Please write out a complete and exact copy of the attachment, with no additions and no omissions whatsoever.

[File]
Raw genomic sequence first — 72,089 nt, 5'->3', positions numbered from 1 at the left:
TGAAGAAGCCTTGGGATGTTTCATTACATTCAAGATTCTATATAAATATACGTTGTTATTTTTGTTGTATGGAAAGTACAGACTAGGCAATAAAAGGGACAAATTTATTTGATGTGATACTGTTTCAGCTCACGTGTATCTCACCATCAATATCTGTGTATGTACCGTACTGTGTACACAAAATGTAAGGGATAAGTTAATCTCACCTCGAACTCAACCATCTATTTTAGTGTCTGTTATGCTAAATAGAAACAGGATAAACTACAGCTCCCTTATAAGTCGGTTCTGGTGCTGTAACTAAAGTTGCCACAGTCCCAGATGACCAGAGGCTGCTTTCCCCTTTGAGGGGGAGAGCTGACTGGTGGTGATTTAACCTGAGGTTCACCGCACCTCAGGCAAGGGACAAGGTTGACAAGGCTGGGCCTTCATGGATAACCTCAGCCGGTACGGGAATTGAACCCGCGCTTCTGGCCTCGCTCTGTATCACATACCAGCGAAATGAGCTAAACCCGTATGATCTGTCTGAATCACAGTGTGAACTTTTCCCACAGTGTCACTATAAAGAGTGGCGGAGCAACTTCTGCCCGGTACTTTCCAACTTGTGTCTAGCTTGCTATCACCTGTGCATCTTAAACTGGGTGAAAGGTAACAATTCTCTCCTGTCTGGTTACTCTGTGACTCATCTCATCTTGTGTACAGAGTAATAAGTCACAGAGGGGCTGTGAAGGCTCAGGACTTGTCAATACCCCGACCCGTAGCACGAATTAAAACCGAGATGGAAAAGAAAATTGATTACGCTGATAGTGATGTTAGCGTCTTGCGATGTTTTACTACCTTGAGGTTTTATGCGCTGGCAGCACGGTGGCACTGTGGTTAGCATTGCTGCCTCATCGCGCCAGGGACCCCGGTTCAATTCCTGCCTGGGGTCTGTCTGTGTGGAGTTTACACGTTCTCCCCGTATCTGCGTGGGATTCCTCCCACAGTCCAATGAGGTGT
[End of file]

Raw genomic sequence first — 72,089 nt, 5'->3', positions numbered from 1 at the left:
TGAAGAAGCCTTGGGATGTTTCATTACATTCAAGATTCTATATAAATATACGTTGTTATTTTTGTTGTATGGAAAGTACAGACTAGGCAATAAAAGGGACAAATTTATTTGATGTGATACTGTTTCAGCTCACGTGTATCTCACCATCAATATCTGTGTATGTACCGTACTGTGTACACAAAATGTAAGGGATAAGTTAATCTCACCTCGAACTCAACCATCTATTTTAGTGTCTGTTATGCTAAATAGAAACAGGATAAACTACAGCTCCCTTATAAGTCGGTTCTGGTGCTGTAACTAAAGTTGCCACAGTCCCAGATGACCAGAGGCTGCTTTCCCCTTTGAGGGGGAGAGCTGACTGGTGGTGATTTAACCTGAGGTTCACCGCACCTCAGGCAAGGGACAAGGTTGACAAGGCTGGGCCTTCATGGATAACCTCAGCCGGTACGGGAATTGAACCCGCGCTTCTGGCCTCGCTCTGTATCACATACCAGCGAAATGAGCTAAACCCGTATGATCTGTCTGAATCACAGTGTGAACTTTTCCCACAGTGTCACTATAAAGAGTGGCGGAGCAACTTCTGCCCGGTACTTTCCAACTTGTGTCTAGCTTGCTATCACCTGTGCATCTTAAACTGGGTGAAAGGTAACAATTCTCTCCTGTCTGGTTACTCTGTGACTCATCTCATCTTGTGTACAGAGTAATAAGTCACAGAGGGGCTGTGAAGGCTCAGGACTTGTCAATACCCCGACCCGTAGCACGAATTAAAACCGAGATGGAAAAGAAAATTGATTACGCTGATAGTGATGTTAGCGTCTTGCGATGTTTTACTACCTTGAGGTTTTATGCGCTGGCAGCACGGTGGCACTGTGGTTAGCATTGCTGCCTCATCGCGCCAGGGACCCCGGTTCAATTCCTGCCTGGGGTCTGTCTGTGTGGAGTTTACACGTTCTCCCCGTATCTGCGTGGGATTCCTCCCACAGTCCAATGAGGTGT